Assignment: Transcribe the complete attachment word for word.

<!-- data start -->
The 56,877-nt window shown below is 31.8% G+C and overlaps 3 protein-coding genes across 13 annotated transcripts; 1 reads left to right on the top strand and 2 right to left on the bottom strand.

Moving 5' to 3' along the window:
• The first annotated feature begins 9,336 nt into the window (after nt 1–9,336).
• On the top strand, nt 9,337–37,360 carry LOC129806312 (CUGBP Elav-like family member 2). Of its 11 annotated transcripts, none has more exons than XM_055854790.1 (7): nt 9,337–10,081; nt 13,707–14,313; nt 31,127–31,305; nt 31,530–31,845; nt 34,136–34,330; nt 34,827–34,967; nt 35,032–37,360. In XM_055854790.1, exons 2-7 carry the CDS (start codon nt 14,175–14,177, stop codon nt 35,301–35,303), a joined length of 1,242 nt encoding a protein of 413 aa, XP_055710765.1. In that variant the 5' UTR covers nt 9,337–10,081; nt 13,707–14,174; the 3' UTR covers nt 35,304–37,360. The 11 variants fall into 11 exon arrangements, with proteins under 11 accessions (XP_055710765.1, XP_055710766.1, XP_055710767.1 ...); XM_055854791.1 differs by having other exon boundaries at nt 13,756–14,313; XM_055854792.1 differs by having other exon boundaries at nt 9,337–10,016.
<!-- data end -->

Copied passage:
The 56,877-nt window shown below is 31.8% G+C and overlaps 3 protein-coding genes across 13 annotated transcripts; 1 reads left to right on the top strand and 2 right to left on the bottom strand.

Moving 5' to 3' along the window:
• The first annotated feature begins 9,336 nt into the window (after nt 1–9,336).
• On the top strand, nt 9,337–37,360 carry LOC129806312 (CUGBP Elav-like family member 2). Of its 11 annotated transcripts, none has more exons than XM_055854790.1 (7): nt 9,337–10,081; nt 13,707–14,313; nt 31,127–31,305; nt 31,530–31,845; nt 34,136–34,330; nt 34,827–34,967; nt 35,032–37,360. In XM_055854790.1, exons 2-7 carry the CDS (start codon nt 14,175–14,177, stop codon nt 35,301–35,303), a joined length of 1,242 nt encoding a protein of 413 aa, XP_055710765.1. In that variant the 5' UTR covers nt 9,337–10,081; nt 13,707–14,174; the 3' UTR covers nt 35,304–37,360. The 11 variants fall into 11 exon arrangements, with proteins under 11 accessions (XP_055710765.1, XP_055710766.1, XP_055710767.1 ...); XM_055854791.1 differs by having other exon boundaries at nt 13,756–14,313; XM_055854792.1 differs by having other exon boundaries at nt 9,337–10,016.